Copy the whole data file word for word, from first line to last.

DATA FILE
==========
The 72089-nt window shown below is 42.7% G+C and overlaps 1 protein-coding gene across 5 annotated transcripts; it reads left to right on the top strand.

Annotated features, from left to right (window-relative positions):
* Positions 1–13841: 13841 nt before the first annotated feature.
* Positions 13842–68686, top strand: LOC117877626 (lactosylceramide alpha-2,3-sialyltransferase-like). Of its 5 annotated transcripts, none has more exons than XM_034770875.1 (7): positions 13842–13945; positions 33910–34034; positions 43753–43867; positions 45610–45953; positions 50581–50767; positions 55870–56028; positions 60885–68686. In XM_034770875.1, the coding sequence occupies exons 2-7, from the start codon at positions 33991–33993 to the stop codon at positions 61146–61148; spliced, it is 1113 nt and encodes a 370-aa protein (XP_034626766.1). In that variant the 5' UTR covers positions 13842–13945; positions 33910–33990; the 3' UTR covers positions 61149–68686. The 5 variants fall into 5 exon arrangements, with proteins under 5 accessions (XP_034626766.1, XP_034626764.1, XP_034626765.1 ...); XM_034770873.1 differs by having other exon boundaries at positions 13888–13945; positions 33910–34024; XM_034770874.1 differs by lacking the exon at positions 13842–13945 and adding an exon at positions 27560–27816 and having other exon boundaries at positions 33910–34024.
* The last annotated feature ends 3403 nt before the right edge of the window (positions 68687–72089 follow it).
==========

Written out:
The 72089-nt window shown below is 42.7% G+C and overlaps 1 protein-coding gene across 5 annotated transcripts; it reads left to right on the top strand.

Annotated features, from left to right (window-relative positions):
* Positions 1–13841: 13841 nt before the first annotated feature.
* Positions 13842–68686, top strand: LOC117877626 (lactosylceramide alpha-2,3-sialyltransferase-like). Of its 5 annotated transcripts, none has more exons than XM_034770875.1 (7): positions 13842–13945; positions 33910–34034; positions 43753–43867; positions 45610–45953; positions 50581–50767; positions 55870–56028; positions 60885–68686. In XM_034770875.1, the coding sequence occupies exons 2-7, from the start codon at positions 33991–33993 to the stop codon at positions 61146–61148; spliced, it is 1113 nt and encodes a 370-aa protein (XP_034626766.1). In that variant the 5' UTR covers positions 13842–13945; positions 33910–33990; the 3' UTR covers positions 61149–68686. The 5 variants fall into 5 exon arrangements, with proteins under 5 accessions (XP_034626766.1, XP_034626764.1, XP_034626765.1 ...); XM_034770873.1 differs by having other exon boundaries at positions 13888–13945; positions 33910–34024; XM_034770874.1 differs by lacking the exon at positions 13842–13945 and adding an exon at positions 27560–27816 and having other exon boundaries at positions 33910–34024.
* The last annotated feature ends 3403 nt before the right edge of the window (positions 68687–72089 follow it).